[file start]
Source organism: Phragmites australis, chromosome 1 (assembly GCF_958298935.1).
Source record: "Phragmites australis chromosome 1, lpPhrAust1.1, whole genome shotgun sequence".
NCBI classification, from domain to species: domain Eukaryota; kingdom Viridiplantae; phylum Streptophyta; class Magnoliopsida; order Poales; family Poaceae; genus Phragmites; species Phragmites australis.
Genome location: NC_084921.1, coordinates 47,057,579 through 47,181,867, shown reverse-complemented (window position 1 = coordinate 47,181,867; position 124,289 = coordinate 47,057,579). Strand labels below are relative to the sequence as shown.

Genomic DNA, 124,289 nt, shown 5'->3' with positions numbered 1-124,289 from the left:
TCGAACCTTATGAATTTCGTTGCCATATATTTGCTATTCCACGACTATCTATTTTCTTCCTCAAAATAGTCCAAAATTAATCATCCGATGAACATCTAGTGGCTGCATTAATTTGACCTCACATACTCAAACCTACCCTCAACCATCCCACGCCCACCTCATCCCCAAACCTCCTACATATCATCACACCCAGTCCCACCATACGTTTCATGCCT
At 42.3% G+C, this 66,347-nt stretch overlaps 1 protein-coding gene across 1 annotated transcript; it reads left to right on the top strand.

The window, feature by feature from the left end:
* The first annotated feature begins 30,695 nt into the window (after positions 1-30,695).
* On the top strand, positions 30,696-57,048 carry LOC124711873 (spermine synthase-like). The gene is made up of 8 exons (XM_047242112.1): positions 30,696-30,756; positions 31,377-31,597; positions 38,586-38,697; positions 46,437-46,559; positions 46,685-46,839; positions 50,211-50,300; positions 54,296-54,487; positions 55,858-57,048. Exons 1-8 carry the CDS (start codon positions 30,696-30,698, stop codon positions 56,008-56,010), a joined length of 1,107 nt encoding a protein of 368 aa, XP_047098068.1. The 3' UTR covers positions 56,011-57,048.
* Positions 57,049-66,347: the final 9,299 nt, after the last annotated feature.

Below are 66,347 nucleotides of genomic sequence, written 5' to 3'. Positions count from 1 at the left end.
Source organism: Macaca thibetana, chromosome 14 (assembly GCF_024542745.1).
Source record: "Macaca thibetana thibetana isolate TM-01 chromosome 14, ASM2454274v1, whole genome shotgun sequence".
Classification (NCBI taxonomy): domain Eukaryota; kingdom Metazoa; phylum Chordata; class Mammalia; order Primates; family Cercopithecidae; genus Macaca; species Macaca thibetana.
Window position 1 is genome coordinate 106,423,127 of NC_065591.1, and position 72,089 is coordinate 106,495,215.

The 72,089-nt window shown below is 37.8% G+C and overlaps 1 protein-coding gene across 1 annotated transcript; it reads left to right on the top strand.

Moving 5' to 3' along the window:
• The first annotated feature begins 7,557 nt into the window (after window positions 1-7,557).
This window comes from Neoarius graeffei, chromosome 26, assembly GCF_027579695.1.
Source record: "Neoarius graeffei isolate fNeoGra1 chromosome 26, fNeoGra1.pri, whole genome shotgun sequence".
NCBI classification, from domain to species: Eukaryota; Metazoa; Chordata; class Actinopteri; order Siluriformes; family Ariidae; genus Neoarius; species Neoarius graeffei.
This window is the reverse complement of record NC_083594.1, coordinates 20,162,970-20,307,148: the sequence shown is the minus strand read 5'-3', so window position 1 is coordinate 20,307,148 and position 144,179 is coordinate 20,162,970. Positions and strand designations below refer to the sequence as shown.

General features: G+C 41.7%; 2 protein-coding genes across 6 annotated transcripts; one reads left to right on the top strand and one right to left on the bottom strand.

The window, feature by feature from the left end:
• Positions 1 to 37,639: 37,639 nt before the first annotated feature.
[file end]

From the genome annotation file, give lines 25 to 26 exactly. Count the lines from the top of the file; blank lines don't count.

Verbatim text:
The window, feature by feature from the left end:
• Positions 1 to 37,639: 37,639 nt before the first annotated feature.